Saturday, November 3, 2012

George Barbier Inspired Painting The Other Woman by k Madison Moore

The Other Woman
Inspired by George Barbier

11 x 14 Oil Painting on Canvas


Painting with The Masters
Art within Art Series

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Don’t forget to mention the Paintings Title

Does she see herself as a different woman?
Is she seeing what she wants to be, or is he seeing what he wants her to be?
How does he see her?  

George Barbier is one of my favorite Art Deco artists. He always has
a great story to tell with his paintings. However, from my impression
of his work I created this neat theme of "The Other Woman.

How do you see yourself when you look in a mirror? Do you ever
visualize yourself in a different way? Do you think you see yourself
as you really are. How do you think others see you? How about him...
how does he see you? What about our lady here...who is she looking at?

Loved doing this paintings with all of the fine little details and
the very contrasting colors in the style of  Barbier.

It is common, and commendable, to be curious about how others see you in general, or in specific situations. The more insight you have in this area, the less time you are apt to lie awake at night, wondering. And even when you may have acted differently in a specific situation, upon review, this insight generally provides the best answer for moving forward.

It is quite possible to see yourself exactly as other people see you; however, this takes courage, and the development of some insight. So, if you dare, have a peek in the mirror...

George Barbier  (1882 - 1932) was one of the great French illustrators of the early 20th century. Born in Nantes, France on October 10, 1882, Barbier was 29 years old when he mounted his first exhibition in 1911 and was subsequently swept to the forefront of his profession with commissions to design theatre and ballet costumes, to illustrate books, and to produce haute couture fashion illustrations. For the next 20 years Barbier led a group from the Ecole des Beaux Arts who were nicknamed by Vogue "The Knights of the Bracelet"—a tribute to their fashionable and flamboyant mannerisms and style of dress. Included in this élite circle were Bernard Boutet de Monvel and Pierre Brissaud (both of whom were Barbier's first cousins), Paul Iribe, Georges Lepape, and Charles Martin. During his career Barbier also turned his hand to jewellery, glass and wallpaper design, wrote essays and many articles for the prestigious Gazette du bon ton. In the mid 1920s he worked with Erté to design sets and costumes for the Folies Bergère and in 1929 he wrote the introduction for Erté's acclaimed exhibition and achieved mainstream popularity through his regular appearances in L'Illustration magazine. Barbier died in 1932 at the very pinnacle of his success.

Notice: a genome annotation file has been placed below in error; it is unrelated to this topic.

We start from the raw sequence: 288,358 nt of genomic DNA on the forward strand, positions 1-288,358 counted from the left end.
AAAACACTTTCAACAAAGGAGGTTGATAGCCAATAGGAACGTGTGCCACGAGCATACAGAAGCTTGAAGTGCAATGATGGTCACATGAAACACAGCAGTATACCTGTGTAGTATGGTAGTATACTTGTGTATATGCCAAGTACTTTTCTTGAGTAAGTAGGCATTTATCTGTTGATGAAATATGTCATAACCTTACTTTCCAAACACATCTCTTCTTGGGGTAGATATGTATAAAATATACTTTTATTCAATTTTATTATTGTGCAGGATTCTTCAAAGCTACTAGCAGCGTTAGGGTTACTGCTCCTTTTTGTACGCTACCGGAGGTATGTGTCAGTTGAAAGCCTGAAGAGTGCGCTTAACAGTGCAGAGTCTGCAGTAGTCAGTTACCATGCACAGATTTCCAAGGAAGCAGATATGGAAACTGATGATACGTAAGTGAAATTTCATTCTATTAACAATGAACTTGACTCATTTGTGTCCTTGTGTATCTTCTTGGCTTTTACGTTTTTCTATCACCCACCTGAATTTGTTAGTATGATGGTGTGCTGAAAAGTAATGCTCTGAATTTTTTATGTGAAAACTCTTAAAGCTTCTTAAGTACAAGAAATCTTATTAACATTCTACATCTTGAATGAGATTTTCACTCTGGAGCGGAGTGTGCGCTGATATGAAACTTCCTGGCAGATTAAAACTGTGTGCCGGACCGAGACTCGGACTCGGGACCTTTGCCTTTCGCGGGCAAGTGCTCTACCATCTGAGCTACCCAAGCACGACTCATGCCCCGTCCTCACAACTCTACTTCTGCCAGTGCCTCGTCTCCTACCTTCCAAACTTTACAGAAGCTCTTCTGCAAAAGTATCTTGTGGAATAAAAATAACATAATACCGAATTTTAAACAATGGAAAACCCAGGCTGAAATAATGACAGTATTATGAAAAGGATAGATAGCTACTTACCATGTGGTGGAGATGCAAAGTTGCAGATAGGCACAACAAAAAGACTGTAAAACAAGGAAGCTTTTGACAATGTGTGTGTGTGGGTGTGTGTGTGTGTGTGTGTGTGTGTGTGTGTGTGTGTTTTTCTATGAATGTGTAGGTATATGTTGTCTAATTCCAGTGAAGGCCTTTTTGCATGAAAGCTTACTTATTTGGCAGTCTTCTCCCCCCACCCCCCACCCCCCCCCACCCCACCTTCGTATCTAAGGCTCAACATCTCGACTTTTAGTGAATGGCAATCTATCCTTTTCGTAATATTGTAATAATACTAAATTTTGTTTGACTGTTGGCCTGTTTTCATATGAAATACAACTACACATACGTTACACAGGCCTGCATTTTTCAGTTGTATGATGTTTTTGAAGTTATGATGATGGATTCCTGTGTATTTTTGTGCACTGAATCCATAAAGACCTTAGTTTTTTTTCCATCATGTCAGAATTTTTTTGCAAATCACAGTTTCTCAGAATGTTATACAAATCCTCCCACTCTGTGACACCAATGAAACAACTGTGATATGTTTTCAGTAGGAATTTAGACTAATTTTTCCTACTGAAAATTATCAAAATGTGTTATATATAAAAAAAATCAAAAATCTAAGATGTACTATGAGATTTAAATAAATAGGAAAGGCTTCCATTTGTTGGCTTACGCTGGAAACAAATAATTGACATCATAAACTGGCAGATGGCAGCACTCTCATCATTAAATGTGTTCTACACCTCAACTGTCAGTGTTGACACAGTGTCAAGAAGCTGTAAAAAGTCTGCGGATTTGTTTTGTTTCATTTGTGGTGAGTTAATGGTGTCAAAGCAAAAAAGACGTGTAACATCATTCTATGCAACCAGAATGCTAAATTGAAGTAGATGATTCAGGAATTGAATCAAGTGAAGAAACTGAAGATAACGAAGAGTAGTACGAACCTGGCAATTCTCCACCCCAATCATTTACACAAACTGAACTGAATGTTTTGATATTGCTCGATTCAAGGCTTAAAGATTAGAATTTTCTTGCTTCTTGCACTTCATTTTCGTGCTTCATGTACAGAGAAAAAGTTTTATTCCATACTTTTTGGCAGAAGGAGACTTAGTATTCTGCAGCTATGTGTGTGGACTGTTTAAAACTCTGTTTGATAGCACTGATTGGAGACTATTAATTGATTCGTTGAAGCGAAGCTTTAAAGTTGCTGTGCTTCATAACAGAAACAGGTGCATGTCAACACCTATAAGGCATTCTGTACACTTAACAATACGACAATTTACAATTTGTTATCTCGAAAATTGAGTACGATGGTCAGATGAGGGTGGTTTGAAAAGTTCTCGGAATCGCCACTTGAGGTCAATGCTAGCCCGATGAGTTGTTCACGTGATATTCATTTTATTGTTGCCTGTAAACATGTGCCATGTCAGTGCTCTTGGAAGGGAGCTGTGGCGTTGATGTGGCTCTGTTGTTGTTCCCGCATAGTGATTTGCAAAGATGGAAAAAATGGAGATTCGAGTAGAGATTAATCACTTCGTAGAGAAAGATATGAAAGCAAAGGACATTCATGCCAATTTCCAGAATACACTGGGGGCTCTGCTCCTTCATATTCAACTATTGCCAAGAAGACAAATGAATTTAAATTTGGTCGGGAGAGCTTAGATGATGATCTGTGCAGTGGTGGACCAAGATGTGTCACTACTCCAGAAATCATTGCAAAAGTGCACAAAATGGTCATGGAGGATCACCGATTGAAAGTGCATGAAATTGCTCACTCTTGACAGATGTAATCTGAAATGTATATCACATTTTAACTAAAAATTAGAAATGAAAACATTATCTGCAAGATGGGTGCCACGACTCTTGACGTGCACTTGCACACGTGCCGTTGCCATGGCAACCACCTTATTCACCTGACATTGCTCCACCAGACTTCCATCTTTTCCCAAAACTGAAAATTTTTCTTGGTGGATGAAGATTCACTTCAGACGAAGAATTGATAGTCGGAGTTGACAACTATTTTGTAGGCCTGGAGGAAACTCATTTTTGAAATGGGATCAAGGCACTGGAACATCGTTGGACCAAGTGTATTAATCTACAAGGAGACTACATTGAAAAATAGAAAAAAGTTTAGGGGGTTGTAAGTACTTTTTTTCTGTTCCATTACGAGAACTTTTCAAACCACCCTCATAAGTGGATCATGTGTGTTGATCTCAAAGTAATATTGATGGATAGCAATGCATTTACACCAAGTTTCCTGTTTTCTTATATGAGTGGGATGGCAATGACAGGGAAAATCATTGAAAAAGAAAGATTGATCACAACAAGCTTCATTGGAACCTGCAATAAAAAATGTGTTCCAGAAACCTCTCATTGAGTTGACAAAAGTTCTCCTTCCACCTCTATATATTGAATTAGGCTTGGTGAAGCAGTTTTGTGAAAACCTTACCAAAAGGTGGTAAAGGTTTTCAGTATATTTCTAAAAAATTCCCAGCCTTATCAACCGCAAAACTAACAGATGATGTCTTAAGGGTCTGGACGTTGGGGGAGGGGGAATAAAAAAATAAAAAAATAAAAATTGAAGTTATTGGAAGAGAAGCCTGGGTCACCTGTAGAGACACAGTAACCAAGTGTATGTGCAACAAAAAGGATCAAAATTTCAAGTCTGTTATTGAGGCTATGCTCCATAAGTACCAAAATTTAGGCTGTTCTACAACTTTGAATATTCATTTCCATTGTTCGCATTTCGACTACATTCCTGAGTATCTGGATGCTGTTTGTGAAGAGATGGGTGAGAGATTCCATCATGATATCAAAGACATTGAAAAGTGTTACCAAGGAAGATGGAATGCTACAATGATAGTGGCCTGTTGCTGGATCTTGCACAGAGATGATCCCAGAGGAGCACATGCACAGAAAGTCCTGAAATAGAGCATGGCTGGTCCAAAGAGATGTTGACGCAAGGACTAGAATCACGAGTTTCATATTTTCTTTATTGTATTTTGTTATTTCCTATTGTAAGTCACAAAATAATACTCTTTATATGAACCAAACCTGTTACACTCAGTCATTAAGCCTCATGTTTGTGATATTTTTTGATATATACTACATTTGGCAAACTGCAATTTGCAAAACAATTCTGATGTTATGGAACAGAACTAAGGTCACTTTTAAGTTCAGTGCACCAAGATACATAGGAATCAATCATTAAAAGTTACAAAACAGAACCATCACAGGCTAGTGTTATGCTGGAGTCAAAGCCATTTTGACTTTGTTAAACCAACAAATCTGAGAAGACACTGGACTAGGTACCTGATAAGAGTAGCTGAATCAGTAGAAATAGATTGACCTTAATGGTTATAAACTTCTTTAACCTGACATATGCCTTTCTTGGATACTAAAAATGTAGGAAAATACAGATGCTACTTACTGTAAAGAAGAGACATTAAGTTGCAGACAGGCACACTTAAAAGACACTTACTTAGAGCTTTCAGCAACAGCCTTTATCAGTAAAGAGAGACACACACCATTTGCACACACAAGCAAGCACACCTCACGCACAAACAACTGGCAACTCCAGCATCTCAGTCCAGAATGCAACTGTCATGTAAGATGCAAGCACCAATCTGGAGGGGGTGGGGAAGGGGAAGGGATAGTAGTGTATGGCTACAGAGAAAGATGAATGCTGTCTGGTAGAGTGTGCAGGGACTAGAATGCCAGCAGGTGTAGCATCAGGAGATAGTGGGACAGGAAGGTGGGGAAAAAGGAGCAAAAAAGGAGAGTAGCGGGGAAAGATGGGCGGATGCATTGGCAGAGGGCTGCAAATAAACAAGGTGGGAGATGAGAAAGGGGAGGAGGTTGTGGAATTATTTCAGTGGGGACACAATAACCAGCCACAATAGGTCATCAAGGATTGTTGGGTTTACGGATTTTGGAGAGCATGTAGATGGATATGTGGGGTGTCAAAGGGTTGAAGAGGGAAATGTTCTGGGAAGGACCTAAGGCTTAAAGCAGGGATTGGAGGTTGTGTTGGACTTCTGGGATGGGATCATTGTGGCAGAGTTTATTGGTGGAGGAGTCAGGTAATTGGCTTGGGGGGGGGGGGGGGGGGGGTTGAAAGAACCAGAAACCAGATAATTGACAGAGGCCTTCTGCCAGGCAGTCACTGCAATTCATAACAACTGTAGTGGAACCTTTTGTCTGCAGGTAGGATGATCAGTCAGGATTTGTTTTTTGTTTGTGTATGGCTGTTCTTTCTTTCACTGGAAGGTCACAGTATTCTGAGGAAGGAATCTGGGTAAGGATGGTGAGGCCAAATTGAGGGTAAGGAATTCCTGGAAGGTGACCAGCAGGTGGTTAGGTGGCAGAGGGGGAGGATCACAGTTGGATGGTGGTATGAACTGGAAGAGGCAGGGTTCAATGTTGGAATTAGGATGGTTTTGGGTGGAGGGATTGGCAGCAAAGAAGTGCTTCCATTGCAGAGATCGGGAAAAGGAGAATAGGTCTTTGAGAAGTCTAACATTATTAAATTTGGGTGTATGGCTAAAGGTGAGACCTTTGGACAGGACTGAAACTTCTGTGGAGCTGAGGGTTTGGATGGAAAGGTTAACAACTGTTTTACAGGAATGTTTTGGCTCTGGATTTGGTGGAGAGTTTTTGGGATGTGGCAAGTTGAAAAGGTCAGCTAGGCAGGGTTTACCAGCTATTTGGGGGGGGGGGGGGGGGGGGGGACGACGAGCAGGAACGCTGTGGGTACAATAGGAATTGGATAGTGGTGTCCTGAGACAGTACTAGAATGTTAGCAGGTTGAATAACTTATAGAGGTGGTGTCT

Pierre Louys.Les Chansons de Bilitis 1922.Georges Barbier


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